New Music Circle 2015-2016 Season

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English: Susan Alcorn

From St. Louis’s New Music Circle.

Saturday, April 16, 2016, 8:00 PM concert, 7:00 PM doors
at The Stage at KDHX, 3524 Washington Ave. 63103
Tyshawn Sorey — drums, Corey Smythe — piano, Chris Tordini — bass

March 25 or 26, 2016 (exact date TBA), 8:00 PM concert, 7:00 PM doors
at The Stage at KDHX, 3524 Washington Ave. 63103
http://thenecks.com

Saturday, March 5, 2016, 8:00 PM concert, 7:00 pm doors
at The 560 Music Center, 560 Trinity Ave, 63130
http://spektralquartet.com
Spektral QuartetSpektral Quartet

January 22nd or 23, 2016, Concert 8:00 PM, doors 7:00 PM
at Joe’s Cafe, 6014 Kingsbury Ave., 63122 (map)
Susan Alcorn — pedal steel guitar, Frank Rosaly — drums
Alcorn-Rosaly

Saturday, November 7, 2015, Concert 8:00 PM, Doors 7:00 PM
at The Pulitzer Arts Foundation, 3716 Washington Blvd, 63108
Charlemagne Palestine — piano

Friday, October 2, 2015, concert 8:00 PM, doors 7:00 PM
Joe’s Cafe, 6014 Kingsbury Ave., 63122 (map)
Evan Parker — saxophones, Peter Evans — trumpet

Seattle Scene: August 7-15, 2015

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From Seattle’s Wayward Music Series:

WAYWARD MUSIC SERIES
Chapel Performance Space at Good Shepherd Center
4th Floor, 4649 Sunnyside Ave. N, Seattle 98103 (corner N 50th St. in Wallingford)
Every month, Nonsequitur and a community of like-minded presenters and artists offer ten concerts of adventurous music in an informal yet respectful all-ages setting: contemporary classical, free improvisation, the outer limits of jazz, electronic music, microtonal/new instruments, sound art, and other extraordinary sonic experiences.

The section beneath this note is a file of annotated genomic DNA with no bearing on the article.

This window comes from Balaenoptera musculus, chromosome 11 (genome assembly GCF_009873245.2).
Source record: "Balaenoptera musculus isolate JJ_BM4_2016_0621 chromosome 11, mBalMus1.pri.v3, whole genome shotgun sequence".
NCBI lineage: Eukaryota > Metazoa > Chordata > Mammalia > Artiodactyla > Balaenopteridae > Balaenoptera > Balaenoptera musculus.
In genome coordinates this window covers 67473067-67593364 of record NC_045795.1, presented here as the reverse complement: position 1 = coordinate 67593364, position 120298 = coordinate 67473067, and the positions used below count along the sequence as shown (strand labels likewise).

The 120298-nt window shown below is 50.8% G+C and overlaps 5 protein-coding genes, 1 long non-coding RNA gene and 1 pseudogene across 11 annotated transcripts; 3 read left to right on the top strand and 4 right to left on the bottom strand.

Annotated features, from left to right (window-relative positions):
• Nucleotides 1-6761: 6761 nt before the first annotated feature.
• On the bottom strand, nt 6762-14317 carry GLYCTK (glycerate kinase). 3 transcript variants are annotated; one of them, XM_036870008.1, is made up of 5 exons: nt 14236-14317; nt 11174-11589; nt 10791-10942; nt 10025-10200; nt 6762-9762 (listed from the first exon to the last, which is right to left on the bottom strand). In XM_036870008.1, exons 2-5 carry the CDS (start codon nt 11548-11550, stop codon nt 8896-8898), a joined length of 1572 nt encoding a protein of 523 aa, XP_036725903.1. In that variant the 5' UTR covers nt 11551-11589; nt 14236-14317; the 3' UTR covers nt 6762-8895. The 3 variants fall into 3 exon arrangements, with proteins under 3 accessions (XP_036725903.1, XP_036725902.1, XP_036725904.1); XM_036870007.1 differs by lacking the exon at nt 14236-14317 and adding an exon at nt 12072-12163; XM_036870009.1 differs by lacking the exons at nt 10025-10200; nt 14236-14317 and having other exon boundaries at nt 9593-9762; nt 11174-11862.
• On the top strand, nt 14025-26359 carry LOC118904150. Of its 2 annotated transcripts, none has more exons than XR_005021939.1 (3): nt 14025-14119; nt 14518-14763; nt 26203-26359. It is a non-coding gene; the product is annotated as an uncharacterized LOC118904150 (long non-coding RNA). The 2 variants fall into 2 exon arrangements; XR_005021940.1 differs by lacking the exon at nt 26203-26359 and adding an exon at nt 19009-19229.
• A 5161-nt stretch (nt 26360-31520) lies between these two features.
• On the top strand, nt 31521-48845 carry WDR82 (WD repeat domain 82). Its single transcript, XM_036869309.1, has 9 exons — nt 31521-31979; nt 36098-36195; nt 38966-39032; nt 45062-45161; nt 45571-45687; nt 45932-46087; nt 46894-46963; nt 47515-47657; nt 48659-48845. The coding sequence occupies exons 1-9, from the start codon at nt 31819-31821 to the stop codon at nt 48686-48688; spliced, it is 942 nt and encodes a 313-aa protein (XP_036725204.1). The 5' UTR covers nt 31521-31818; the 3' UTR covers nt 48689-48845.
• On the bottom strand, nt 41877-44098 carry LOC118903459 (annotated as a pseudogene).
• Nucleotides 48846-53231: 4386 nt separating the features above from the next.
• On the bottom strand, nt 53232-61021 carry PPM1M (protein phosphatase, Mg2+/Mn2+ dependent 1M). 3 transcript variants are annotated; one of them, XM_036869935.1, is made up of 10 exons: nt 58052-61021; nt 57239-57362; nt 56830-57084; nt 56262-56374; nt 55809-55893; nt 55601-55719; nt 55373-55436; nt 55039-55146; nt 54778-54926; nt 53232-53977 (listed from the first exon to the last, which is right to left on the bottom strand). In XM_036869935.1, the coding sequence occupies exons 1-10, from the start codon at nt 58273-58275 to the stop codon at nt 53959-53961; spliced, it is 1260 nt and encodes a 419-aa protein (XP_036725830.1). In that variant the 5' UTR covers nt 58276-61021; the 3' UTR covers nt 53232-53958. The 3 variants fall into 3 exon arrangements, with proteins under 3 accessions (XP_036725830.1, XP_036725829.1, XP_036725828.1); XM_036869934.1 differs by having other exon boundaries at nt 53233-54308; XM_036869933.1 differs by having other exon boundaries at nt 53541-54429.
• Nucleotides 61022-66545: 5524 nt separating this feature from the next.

No UFO’s + Karl Fousek + Visible Cloaks
Fri. August 7, 8 PM; $5 – $15 at the door

An evening of varied electronic music. No UFO’s (Vancouver) has produced a series of acclaimed works that borrow from Godard films, Pop Art, concrète and dub; Karl Fousek (Montreal) is an electronic composer whose recent work has focused exclusively on analog voltage controlled modular synths; Visible Cloaks (Portland) is a duo that investigates both inverted pop structures and long-form sound collage in a fluid mix.

Odd Partials & Marcin Paczkowski
Sat. August 8; 8 PM; $5 – $15 at the door

Odd Partials is the recently arrived Texas duo of clarinetist Rachel Yoder and composer/computer musician Greg Dixon. They perform interactive compositions by a variety of composers, as well as live improvisations. Marcin Pączkowski is a composer, conductor, and performer, working with traditional and electronic media, currently a doctoral student at UW’s DXARTS.

THU. 8/13 – Douglas DeVries (flute/electronics) & Yvonne Chen (piano) play music by Alexandra Bryant, Daniel Knaggs, Evan Fein, and more

FRI. 8/14 – Parnassus Project plays music by John Adams, George Crumb, Osvoldo Golijav, and Cole Bratcher

SAT. 8/15 – Due to cancellation, THIS DATE IS AVAILABLE! Contact Steve if interested. If you’ve never played a Wayward gig, read this first.

DOWNTOWNMUSIC.NET Photos

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From DOWNTOWNMUSIC.NET:

July 9, 2015
Raymond Strid & Ståle Liavik Solberg, 5e, Copenhagen
Ståle Liavik Solberg Raymond Strid

July 9, 2015
Stefan Pasborg, Liudas Mockūnas, Peter Friis-Nielsen, 5e, Copenhagen
Peter Friis-Nielsen Liudas Mockūnas Stefan Pasborg

July 9, 2015
Shitney Spears, Jazzhouse, Copenhagen
Katrine Amsler Maria Faust Qarin Wikström

July 9, 2015
Dødens Garderobe with Laura Toxværd, 5e, Copenhagen
Nicolai Kaas Claesson Rune Lohse Laura Toxværd Jeppe Zeeberg

July 9, 2015
Stingray!, 5e, Copenhagen
Sture Ericson Ingebrigt Håker Flaten Raymond Strid

July 9, 2015
Lotte Anker Double Trio, 5e, Copenhagen
Lotte Anker Sture Ericson Ingebrigt Håker Flaten Ståle Liavik Solberg Raymond Strid

July 9, 2015
Sture Ericson, Adam Pultz Melbye, Ståle Liavik Solberg, 5e, Copenhagen
Sture Ericson Adam Pultz Melbye Ståle Liavik Solberg

July 8, 2015
Caribisk, Jazzhouse, Copenhagen
Nis Bysted Oliver Hoiness Rune Kielsgaard Jesper Zeuthen